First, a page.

United we stand: Muslims praying in Berlin church during Ramzan
While the coronavirus pandemic continues to ravage the world, a Berlin church is hosting Muslims who are unable to fit into their mosque for their prayers during Ramzan, setting a forward example of communal harmony.
Let's take a look:
The Dar Assalam mosque in the Neukölln district normally welcomes hundreds of Muslims to its Friday services. But it can currently only accommodate 50 people at a time under Germany's coronavirus restrictions.
The church, a red-brick neo-renaissance building in Berlin's Kreuzberg district could hardly offer a sharper contrast to the cultural centre in Neukoelln where the Muslim congregation is accustomed to gathering.
Help in need
The church is hosting Muslims who are unable to fit into their mosque for Friday prayers because of social distancing guidelines.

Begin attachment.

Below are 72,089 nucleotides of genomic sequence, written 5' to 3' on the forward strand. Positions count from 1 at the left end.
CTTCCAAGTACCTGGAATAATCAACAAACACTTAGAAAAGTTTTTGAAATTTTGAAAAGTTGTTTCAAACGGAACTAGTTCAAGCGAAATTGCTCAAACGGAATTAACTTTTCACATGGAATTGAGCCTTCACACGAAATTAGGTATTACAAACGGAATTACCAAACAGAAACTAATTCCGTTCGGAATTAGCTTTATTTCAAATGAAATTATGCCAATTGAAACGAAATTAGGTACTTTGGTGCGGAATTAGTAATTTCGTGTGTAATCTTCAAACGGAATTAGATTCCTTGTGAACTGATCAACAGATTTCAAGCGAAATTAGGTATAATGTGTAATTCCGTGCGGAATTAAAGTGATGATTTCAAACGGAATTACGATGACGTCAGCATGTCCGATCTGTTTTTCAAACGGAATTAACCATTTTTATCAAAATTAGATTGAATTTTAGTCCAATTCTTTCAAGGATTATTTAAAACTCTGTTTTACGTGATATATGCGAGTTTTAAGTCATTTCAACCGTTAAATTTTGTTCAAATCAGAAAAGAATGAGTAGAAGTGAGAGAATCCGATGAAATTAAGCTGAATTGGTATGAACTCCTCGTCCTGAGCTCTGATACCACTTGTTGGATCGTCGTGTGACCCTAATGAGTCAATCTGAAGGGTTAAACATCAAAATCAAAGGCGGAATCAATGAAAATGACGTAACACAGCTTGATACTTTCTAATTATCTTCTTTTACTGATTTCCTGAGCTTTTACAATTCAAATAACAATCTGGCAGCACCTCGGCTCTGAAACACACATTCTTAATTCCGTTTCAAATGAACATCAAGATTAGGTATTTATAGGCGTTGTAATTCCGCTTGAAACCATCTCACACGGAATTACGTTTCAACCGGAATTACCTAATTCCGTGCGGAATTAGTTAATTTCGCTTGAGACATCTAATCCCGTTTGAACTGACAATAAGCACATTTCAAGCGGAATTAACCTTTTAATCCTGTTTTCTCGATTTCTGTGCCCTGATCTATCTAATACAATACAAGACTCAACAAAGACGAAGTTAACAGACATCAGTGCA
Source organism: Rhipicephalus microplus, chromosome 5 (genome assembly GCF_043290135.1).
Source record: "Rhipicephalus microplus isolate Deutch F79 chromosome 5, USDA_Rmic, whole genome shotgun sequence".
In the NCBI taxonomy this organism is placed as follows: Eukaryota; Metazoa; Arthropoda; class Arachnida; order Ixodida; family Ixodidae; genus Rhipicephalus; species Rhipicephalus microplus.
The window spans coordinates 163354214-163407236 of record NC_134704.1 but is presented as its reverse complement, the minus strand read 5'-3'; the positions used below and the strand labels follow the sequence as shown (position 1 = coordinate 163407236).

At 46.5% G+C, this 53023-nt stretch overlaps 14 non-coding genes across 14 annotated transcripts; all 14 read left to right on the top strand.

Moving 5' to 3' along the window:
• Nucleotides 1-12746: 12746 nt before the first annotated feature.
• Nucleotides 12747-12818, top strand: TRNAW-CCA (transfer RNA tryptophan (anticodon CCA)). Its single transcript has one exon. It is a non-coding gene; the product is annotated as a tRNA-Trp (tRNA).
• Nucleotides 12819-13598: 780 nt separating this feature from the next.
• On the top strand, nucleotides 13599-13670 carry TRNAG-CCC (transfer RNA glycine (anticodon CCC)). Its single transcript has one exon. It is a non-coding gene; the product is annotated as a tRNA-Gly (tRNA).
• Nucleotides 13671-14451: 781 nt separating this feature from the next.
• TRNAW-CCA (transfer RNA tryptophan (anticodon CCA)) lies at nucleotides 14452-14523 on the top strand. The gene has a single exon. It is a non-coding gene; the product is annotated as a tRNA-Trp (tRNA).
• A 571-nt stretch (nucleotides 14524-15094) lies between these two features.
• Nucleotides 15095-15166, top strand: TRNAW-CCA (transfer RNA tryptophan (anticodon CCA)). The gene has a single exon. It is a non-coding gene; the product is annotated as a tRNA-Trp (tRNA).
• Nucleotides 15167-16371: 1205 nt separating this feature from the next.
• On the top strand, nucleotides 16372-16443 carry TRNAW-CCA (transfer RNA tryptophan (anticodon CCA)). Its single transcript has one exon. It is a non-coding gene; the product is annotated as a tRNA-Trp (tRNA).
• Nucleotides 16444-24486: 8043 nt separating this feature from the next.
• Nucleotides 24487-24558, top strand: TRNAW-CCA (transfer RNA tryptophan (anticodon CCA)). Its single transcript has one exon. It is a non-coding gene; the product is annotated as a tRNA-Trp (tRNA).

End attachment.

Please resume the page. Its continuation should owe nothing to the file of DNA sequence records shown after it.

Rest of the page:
During the holy fasting month of Ramadan, the nearby Martha Lutheran church stepped in to help, hosting Muslim prayers in Arabic and German.
Social distancing norms
Places of worship reopened in Germany on May 4 after being shut for weeks under a coronavirus lockdown, but worshippers must maintain a minimum distance from one another of 1.5 metres.
Mosques facing bankruptcy
The Islamic Council, an umbrella group of 400 mosques, said in April that many face bankruptcy because the closures stretched into the holy fasting month of Ramadan, usually a vital period for donations.